Friday, February 15, 2008

Comics roundup

Compare and contrast: graphic novels from inside the Muslim world, and the anti-jihadi The Infidel, featuring Pigman, from Bosch Fawstin.

The panels of the ones translated from Arabic need to be read from right to left. I particularly like Metro by Egyptian artist Magdy al-Shafee.

I don't like Fawstin's work. Here's the concluding paragraph from one of his explanations of his stance:

Only when the enemy is crushed will the non-Mohammed Muslims be able to take the stage of Islam that the jihadists owned for a thousand years. Then Muslims will be given a chance to join the civilized world and begin making the case for a pacified Islam, or scrap the whole mess entirely. Islam’s fate will be up to them at that point, unless they pull a jihad revival, and then it’ll up to us, because we cannot allow ourselves to be at the mercy of an enemy for whom Nukes are the answer.
Mazan Kerbaj's graphic novel about growing up in Lebanon, born at the start of the civil war in the 1970s, is an account that speaks to any human being, that of a child caught up in a war:
At the age of six I could already tell between outgoing and incoming shells, by sound alone
Would Fawstin have nuked him?

I learned about The Infidel from the author, who emailed me because I published the Danish Mohammed cartoons on this blog and got included in a roundup of links on various sites. There's no comparison between the Danish cartoons and the advocacy of mass murder. In fact, incitement to murder was, in that earlier case, the province of those who objected to the cartoons. That's why I published them. Incitement to murder should never be allowed to gain traction, no matter where it comes from.


Bosch Fawstin said...

Thanks for the mention, but no thanks for the accusation that my work is an incitement to murder. My work does not come out of a vacuum; I’m not just someone who woke up one day and felt like attacking ‘the religion of peace’. The Infidel was born the day that I saw my fellow Americans hurl themselves from burning towers as a less horrific way to die. And my artistic response to that horror has no doubt been colored by the fact that I come from a Muslim background. Have you seen the anti-Infidel art coming from the Muslim world? Have you seen the signs by non-terrorist Muslims holding placards in WESTERN countries LITERALLY calling for the death of those who insult Islam? Do you see the incitement to murder and Actual murder of non-Muslims by Muslims Every Single Day around the world? I will no doubt be accused of attacking Islam, but it's more precisely a Counter-Attack and I give as hard as I get, that is, as hard as my words and drawings can be. My work is a Response to the incitement to murder and to actual murder in the atrocities we see in the name of Islam carried out by Muslims. You're way out of line, my friend, but then so many of us are that you’re just typical.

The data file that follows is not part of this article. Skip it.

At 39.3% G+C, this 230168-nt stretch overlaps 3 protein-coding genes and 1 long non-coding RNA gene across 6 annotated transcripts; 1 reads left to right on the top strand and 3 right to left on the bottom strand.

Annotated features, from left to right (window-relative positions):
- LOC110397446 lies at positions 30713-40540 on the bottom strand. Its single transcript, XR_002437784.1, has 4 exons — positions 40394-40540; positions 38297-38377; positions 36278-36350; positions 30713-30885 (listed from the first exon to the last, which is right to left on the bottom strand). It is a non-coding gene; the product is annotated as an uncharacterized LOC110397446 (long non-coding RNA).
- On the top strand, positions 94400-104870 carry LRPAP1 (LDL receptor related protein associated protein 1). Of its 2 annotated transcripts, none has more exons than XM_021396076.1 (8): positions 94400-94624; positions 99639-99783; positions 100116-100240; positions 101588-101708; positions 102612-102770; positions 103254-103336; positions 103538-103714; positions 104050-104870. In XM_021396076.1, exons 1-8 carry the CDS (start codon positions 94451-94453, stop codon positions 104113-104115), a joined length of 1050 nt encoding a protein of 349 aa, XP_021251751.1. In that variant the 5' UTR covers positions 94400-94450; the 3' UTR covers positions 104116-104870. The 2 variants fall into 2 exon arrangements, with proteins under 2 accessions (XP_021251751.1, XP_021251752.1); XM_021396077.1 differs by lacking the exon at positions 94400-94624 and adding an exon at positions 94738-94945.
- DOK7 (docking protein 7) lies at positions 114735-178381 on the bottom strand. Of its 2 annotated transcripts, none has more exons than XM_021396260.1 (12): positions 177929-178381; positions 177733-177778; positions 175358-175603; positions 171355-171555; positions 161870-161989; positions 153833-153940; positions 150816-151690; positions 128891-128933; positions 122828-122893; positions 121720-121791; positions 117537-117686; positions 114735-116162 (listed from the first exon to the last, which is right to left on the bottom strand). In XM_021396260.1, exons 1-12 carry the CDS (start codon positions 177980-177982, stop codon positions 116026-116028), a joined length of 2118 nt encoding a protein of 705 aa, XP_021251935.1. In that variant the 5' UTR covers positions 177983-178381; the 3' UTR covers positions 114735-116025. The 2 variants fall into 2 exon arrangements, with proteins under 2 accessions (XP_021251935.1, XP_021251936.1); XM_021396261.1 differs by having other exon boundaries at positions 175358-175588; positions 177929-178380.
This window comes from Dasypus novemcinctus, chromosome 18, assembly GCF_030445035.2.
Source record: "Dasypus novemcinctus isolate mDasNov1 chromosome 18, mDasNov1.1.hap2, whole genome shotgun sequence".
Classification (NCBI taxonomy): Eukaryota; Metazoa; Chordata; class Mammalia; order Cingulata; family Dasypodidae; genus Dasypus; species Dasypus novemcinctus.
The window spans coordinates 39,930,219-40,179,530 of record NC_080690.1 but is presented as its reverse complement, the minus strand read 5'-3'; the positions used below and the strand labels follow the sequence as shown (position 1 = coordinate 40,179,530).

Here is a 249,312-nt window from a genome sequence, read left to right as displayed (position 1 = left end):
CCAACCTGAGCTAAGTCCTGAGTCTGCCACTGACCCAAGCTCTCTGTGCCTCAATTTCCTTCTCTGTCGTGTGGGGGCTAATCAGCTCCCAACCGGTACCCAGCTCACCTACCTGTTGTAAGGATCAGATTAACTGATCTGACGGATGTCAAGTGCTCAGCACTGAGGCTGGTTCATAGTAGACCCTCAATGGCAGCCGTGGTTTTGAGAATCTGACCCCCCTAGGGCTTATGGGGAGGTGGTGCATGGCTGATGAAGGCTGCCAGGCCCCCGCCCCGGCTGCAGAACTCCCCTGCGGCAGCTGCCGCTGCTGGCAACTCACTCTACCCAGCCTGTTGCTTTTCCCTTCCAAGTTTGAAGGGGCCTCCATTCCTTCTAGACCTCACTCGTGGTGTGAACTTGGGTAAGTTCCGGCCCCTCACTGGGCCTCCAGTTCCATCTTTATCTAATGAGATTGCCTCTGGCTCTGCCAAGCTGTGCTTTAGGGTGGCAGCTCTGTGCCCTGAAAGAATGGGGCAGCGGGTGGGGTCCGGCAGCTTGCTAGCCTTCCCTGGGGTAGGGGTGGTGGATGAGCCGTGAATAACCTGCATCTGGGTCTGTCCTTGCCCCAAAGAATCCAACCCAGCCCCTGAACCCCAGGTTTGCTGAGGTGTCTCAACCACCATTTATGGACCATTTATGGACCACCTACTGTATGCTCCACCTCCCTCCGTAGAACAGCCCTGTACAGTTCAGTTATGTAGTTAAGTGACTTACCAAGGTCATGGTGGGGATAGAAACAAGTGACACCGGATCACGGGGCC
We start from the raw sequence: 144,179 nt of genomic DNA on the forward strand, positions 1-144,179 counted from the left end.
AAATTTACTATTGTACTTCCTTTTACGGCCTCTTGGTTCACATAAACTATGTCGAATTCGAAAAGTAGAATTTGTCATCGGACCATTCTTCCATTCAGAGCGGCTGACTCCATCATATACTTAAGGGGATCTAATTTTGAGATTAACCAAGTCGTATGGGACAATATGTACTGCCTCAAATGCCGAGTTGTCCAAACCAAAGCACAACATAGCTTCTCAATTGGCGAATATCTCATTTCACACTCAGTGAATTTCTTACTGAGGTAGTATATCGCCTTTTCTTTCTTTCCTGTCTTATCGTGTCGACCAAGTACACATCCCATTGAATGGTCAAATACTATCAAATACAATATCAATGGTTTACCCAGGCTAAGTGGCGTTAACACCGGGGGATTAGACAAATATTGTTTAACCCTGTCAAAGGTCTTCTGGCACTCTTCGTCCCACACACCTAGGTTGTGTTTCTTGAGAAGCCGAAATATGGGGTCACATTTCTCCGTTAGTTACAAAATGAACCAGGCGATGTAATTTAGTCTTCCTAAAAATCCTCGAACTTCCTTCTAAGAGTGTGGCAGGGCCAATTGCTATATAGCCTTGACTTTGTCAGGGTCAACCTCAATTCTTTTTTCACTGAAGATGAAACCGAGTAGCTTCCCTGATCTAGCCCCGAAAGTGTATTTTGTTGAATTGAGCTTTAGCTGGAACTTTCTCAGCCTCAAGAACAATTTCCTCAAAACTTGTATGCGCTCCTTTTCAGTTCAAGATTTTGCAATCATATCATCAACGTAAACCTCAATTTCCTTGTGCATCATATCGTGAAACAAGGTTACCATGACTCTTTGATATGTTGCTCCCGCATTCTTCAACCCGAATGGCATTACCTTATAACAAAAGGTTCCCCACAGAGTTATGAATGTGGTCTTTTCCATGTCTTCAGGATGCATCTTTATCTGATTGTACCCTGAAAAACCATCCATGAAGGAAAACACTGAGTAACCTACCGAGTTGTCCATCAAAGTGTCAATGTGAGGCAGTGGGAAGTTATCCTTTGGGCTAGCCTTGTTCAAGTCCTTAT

I'd ask anyone who has an interest in finding out my full context, to visit my site and be his or her own judge about what my work is.

Peter Risdon said...

That's actually rather a measured response; I was expecting something rather more vitriolic.

Yes, of course I've seen the sort of hate art that's common in the Middle East, and I've posted some of it here so others can see it too.

But in fighting this great evil, we must not become as bad as our enemies. I'm not suggesting you are as bad as they are, because you're not. But I stand by my post.

Bosch Fawstin said...

Fair enough, as I stand by every word I write and draw. And one word about us becoming like the enemy. We're not, and we can never be. But if we continue underreacting to this threat the way we have, we may very well one day become the enemy, on our knees facing Mecca.

Peter Risdon said...

Well, personally I'd end up dead before that happened, but I agree: we are underreacting. Izlamists have declared war against us, and we should reciprocate. People in the middle east would agree with that, by the way. Follow the link two sentences back.